Our Siamangs are calling on you

Our Siamangs are calling on you

#Animals, #Taronga Western Plains Zoo Dubbo

Posted on 22nd October 2021 by Media Relations

We’re all familiar with Gorillas and Chimpanzees, but do you know much about other ape species? To celebrate World Gibbon Day on 24th October, we are sharing some insights into these lesser known members of the Hominoidea superfamily (this family is made up of humans and all ape species) and how you can help Siamangs – after all, they’re basically our extended family.

Siamangs are an arboreal ape and one of 20 species of Gibbon endemic to South and Southeast Asia. Siamangs are the largest and loudest species of Gibbon, with a large throat sac that can be inflated to the size of their head. When vocalising, the Siamang can produce two different kinds of notes – a deep ‘boom’ and a loud ‘wow’. Siamangs defend their territory with daily singing rituals, and their hooting can be heard more than three kilometres away through dense rainforest.

Siamangs are also highly energetic and known as the acrobats of the forest. They live in the tree tops and use their strong hook-shaped hands to grasp branches and swing between trees. But sadly Siamangs are running out of forest to swing through due to habitat loss and fragmentation from agricultural expansion and illegal mining.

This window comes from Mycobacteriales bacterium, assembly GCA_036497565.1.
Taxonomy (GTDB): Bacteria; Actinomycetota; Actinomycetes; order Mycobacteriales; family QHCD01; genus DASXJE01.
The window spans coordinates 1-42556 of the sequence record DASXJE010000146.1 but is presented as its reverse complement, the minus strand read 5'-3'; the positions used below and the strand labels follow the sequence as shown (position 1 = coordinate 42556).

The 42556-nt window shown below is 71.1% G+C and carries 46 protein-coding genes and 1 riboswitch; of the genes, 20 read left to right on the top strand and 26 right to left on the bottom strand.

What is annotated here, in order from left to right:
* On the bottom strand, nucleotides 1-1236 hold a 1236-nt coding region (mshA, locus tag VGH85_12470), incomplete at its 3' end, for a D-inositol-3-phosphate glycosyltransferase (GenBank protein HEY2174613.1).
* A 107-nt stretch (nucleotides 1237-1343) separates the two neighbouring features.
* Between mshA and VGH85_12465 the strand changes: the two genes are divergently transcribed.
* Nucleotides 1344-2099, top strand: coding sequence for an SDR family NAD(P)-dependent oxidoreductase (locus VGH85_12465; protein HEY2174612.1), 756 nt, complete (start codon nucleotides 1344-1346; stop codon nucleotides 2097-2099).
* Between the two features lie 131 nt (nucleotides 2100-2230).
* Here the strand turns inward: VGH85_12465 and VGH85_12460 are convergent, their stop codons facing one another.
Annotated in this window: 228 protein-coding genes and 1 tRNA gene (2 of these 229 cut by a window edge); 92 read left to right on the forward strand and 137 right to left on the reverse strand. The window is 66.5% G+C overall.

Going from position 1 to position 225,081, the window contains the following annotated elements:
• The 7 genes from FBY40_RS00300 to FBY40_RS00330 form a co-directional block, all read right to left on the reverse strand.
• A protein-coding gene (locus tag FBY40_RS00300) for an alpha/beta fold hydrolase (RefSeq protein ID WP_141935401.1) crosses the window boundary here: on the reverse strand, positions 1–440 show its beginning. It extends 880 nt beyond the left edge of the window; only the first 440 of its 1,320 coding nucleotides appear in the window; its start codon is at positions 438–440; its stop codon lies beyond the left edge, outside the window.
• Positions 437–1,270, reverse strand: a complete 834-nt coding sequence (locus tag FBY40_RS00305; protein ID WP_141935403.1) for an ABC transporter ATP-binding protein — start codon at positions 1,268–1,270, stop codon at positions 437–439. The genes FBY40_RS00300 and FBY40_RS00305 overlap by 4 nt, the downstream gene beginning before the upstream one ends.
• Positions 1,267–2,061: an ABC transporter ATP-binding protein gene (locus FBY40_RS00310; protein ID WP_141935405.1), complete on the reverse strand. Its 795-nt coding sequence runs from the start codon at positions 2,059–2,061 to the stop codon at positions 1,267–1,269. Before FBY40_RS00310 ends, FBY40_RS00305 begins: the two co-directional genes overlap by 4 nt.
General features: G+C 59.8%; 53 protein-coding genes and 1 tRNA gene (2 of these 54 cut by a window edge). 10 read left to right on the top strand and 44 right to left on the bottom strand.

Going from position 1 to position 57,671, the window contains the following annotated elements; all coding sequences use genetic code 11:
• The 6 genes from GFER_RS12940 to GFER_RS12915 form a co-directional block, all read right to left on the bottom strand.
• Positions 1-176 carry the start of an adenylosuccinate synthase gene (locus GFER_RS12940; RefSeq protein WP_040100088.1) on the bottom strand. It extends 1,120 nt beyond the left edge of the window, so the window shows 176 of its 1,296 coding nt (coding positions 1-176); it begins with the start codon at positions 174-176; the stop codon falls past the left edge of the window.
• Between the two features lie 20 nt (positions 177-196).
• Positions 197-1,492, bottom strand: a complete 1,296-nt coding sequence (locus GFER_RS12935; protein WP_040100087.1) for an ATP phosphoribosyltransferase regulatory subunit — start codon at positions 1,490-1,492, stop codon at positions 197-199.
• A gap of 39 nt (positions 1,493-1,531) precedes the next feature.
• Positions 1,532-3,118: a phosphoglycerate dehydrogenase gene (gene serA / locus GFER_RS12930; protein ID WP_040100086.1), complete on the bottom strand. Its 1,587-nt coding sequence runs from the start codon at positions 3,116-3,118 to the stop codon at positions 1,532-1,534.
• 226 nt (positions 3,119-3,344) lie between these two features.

Metals like gold, silver and copper are found in our mobile phones and electronics. The ongoing demand for these metals destroys habitat and increases access, exposing previously untouched wilderness to exploitation and fragmenting forests.

Across the world, e-waste is one of the fastest growing waste streams. The Global E-Waste Monitor 2020 reported an increase in e-waste of 21 per cent from 2014 to 2019. In Australia, there is now as many mobile phones as people, and e-waste is the fastest-growing component of the municipal solid waste stream (Clean Up Australia, 2021).

We can all do our bit to protect Siamangs and their habitat in the wild by recycling our old mobile phones, electronic tablets and their accessories. Taronga’s guest research indicates that 85 per cent of people have at least one old phone or electronic tablet at home that could be recycled. Recycling electronics helps in two ways:

  1. Metals can be retrieved from the devices and reused, thereby reducing the demand for newly mined metals from forest habitat; and
  2. Money raised from recycled and refurbished mobile phones supports conservation projects in the wild.

Taronga partners with Mobile Muster and Phone Cycle to collect, recycle and refurbish unwanted phones, tablets and accessories. To date we have recycled more than 56,000 mobile phones, which has generated over $92,000 to support in-situ conservation projects. This recycling also equates to 110 tonnes of mineral resources saved, 21 tonnes of carbon dioxide emissions prevented, and carbon sequestration benefits equal to having planted 570 trees (Mobile Muster calculator, 2021).

This World Gibbon Day they’re calling on you to dig out your old devices and accessories. You can donate them on your next visit to Taronga Western Plains Zoo, or arrange a free courier pick up if you have 10+ devices. Thank you for answering their call.